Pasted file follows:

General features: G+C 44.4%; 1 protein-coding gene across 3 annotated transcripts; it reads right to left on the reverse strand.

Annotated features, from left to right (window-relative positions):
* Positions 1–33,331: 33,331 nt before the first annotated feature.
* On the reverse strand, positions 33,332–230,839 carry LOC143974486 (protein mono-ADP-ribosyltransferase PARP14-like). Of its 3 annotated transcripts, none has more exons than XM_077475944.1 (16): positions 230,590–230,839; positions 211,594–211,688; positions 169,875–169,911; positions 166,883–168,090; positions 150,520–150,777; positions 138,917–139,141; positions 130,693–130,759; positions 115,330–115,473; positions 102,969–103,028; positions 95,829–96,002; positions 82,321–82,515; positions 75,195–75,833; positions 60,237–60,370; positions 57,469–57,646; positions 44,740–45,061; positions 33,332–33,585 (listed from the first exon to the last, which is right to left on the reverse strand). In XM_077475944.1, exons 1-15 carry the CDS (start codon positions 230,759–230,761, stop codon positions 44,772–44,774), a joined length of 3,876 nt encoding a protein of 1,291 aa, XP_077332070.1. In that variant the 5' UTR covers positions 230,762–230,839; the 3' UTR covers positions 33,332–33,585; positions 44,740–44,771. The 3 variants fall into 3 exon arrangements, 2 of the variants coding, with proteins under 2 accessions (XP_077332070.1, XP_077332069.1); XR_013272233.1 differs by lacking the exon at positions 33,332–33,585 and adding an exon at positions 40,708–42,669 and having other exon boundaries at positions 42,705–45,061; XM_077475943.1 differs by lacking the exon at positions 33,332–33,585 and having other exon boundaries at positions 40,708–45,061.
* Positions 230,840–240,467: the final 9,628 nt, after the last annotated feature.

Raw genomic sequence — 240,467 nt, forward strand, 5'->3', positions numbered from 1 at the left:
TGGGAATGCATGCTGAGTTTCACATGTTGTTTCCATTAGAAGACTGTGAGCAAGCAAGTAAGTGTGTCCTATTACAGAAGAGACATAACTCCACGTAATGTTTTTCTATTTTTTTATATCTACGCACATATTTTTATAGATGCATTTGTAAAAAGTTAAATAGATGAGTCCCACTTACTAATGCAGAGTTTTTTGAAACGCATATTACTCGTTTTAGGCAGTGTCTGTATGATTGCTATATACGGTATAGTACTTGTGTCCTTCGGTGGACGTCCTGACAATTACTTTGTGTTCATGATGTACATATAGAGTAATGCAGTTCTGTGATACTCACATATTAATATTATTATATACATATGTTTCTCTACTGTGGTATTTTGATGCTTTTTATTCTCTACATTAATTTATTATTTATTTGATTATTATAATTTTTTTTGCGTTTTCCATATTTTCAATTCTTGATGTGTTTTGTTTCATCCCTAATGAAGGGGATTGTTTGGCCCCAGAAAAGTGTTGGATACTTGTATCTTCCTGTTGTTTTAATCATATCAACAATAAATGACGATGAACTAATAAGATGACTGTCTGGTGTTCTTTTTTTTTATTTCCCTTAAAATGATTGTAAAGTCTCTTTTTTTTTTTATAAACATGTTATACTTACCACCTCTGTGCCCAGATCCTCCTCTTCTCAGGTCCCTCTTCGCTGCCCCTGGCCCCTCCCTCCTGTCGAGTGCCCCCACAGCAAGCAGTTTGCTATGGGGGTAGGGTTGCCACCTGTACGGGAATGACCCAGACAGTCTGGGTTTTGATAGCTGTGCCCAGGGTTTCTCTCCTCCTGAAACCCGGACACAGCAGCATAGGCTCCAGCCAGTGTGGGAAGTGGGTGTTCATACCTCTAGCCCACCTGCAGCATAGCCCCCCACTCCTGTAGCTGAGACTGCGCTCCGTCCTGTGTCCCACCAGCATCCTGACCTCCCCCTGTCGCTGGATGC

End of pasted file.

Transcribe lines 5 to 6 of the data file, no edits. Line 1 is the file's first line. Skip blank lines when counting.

* Positions 230,840–240,467: the final 9,628 nt, after the last annotated feature.

Raw genomic sequence — 240,467 nt, forward strand, 5'->3', positions numbered from 1 at the left: